In early August 2019, the Brazilian state of the Amazonas declared a state of emergency. The most biodiverse area in the world and one of human’s most precious resources, the Amazon rainforest has been burning at astronomical rates.
According to the World Wildlife Fund, the Amazon spans 8 regions in South America, and its hundreds of billions of trees work to absorb excess carbon dioxide and produce approximately 6% of the planet’s oxygen. The moisture produced by the Amazon’s plants even influence the global climate and ocean currents. Humans, plants, and animals alike rely on this vast ecosystem. Humans use the area for agriculture, natural resources, clothing, and even medicines. Many indigenous communities call this the rainforest home, as does every 1 in 10 known wildlife species.
There were about 77,000 fires ravaging the Amazon as of September 1, 2019. Over half of these began in the past month. Unfortunately, the majority of these fires have been started by humans for economic gain. Large portions of the rainforest are being burned to clear space for mining, logging, and agriculture.
The news about the Amazon has been devastating, overwhelming, and has left many feeling hopeless. Sources argue that the solution lies in political change. While this is true, that doesn’t mean that there’s nothing individuals can do to help out during this global crisis. I have compiled a list of actions you can take from various sources including, The Cut, Discovery, and Cnet.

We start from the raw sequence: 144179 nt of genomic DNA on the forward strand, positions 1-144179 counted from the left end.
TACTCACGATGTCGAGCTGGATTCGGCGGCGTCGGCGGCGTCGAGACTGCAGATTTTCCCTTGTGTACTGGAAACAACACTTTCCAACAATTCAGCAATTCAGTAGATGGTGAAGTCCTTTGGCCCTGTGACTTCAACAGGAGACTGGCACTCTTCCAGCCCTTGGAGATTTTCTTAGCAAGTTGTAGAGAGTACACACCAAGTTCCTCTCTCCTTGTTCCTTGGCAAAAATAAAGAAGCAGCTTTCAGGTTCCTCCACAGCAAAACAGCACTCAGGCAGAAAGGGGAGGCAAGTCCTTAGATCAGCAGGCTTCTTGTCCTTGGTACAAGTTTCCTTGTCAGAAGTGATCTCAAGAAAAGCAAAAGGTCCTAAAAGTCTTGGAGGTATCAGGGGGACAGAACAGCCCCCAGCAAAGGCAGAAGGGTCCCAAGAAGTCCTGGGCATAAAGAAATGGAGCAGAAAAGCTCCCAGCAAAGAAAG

- Amazon Watch is a non-profit organization that “partner[s] with indigenous and environmental organizations in campaigns for human rights, corporate. accountability, and the preservation of the Amazon’s ecological systems”.
- The Rainforest Action Network “preserves forests, protects the climate and upholds human rights by challenging corporate power and systemic injustice through frontline partnerships and strategic campaigns.”
- The Rainforest Trust purchases and protects land in tropical forests.
- The Rainforest Alliance is an international non-profit that encourages “responsible business”.
- The World Wildlife Fund is an international non-profit that is creating an emergency fund for the Amazon.
- Eat less beef. You do not have to give up hamburgers entirely but making a conscious effort to cut back will reduce land cleared for agriculture and limit greenhouse gas emissions.
- Be a sustainable consumer. Purchase products—like coffee, paper, wood, and chocolate—that are certified Rainforest Safe by the Rainforest Alliance.
- Use the search engine Ecosia to plant trees while searching the internet.
- Sign petitions, like this one from Greenpeace, and contact your local policymakers.
- Most of all, stay informed! Learn more and speak up for environmental causes you care about.
What will you do to help the Amazon?
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